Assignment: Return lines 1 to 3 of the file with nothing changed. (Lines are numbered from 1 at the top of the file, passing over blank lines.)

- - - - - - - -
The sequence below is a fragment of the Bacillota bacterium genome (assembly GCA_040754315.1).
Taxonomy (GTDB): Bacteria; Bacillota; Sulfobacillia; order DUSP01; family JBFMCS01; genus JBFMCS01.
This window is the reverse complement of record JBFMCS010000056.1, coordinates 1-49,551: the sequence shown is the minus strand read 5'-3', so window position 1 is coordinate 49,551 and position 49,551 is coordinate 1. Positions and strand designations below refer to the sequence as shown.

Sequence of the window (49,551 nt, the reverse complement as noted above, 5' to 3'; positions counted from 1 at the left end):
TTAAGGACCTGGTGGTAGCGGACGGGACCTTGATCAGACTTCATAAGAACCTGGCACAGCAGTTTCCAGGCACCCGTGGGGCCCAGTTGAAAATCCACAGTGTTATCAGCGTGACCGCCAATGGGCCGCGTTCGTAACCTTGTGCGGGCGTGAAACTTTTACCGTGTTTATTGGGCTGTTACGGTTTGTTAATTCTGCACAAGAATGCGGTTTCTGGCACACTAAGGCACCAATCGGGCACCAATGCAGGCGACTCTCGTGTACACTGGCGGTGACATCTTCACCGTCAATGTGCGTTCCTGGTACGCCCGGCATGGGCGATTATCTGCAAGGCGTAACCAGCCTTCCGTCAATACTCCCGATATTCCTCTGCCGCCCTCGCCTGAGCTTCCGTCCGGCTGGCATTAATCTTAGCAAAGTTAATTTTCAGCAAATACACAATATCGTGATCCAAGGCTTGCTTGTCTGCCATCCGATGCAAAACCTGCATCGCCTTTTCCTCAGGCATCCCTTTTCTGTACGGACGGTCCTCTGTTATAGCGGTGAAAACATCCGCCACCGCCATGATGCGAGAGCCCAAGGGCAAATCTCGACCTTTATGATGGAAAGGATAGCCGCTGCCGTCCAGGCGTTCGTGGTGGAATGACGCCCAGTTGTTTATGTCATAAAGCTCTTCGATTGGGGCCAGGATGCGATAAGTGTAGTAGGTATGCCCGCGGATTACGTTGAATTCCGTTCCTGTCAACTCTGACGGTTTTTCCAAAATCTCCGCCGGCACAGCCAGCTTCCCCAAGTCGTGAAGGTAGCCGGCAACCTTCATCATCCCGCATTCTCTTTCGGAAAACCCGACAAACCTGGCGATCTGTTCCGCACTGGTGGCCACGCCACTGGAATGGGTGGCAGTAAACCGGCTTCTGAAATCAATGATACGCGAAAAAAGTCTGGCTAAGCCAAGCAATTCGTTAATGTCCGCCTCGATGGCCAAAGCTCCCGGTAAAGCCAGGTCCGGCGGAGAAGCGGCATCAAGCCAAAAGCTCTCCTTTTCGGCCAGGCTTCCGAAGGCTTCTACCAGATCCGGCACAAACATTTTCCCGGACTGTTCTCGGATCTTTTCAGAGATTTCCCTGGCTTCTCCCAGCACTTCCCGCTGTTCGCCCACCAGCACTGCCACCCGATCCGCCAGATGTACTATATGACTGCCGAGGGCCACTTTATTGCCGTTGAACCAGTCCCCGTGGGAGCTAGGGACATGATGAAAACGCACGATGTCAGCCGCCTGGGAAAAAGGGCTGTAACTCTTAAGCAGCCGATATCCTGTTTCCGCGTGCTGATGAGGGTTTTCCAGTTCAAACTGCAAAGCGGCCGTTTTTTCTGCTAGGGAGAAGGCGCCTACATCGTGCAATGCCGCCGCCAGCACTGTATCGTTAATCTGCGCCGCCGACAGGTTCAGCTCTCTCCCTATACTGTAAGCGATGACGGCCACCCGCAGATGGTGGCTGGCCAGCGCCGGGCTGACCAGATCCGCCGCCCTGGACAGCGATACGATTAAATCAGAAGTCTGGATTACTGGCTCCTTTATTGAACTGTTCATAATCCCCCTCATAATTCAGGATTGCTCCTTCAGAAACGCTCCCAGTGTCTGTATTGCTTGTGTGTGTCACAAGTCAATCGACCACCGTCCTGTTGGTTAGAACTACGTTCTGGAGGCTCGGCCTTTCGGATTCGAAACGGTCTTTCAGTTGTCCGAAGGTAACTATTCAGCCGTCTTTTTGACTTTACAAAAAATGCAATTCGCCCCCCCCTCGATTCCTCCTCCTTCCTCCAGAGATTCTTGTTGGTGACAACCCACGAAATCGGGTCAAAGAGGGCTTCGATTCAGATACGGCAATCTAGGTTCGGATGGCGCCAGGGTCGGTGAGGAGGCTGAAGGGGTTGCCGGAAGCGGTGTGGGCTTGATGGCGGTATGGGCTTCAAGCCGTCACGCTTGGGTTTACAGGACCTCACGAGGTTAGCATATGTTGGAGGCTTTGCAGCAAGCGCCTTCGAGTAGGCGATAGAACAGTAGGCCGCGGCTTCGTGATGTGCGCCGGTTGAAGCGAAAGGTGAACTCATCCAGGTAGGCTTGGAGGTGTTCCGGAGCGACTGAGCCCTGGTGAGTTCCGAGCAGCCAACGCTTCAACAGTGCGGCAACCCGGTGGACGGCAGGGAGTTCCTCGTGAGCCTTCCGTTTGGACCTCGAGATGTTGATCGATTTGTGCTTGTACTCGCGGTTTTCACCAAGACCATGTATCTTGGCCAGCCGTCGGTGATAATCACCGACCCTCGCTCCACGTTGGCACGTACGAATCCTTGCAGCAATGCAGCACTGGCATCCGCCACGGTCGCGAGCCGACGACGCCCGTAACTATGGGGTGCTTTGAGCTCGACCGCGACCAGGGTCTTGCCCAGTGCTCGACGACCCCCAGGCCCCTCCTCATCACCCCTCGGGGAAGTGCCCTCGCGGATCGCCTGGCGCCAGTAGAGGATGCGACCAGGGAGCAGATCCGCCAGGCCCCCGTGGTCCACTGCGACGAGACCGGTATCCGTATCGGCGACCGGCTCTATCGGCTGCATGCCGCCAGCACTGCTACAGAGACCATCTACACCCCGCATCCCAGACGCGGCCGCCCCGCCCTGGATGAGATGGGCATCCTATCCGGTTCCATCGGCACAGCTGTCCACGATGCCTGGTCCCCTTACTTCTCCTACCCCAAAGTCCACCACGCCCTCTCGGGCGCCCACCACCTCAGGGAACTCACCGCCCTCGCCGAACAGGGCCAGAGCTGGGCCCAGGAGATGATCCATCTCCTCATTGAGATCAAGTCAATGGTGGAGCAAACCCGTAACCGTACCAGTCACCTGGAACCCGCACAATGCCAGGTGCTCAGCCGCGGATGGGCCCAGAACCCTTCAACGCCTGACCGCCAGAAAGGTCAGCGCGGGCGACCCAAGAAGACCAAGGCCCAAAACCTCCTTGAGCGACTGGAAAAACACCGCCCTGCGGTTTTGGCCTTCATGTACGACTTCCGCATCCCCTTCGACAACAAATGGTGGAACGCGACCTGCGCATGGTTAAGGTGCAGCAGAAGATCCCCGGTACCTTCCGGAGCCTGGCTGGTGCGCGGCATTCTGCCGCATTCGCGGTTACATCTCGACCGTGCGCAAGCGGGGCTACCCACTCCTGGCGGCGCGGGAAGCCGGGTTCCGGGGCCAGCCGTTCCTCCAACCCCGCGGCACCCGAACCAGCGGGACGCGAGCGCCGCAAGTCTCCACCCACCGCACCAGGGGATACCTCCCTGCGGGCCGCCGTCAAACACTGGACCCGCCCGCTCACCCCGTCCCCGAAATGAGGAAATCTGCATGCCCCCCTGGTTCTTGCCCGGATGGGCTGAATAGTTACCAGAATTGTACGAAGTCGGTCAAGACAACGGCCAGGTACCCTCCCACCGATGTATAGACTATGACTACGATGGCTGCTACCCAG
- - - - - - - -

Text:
The sequence below is a fragment of the Bacillota bacterium genome (assembly GCA_040754315.1).
Taxonomy (GTDB): Bacteria; Bacillota; Sulfobacillia; order DUSP01; family JBFMCS01; genus JBFMCS01.
This window is the reverse complement of record JBFMCS010000056.1, coordinates 1-49,551: the sequence shown is the minus strand read 5'-3', so window position 1 is coordinate 49,551 and position 49,551 is coordinate 1. Positions and strand designations below refer to the sequence as shown.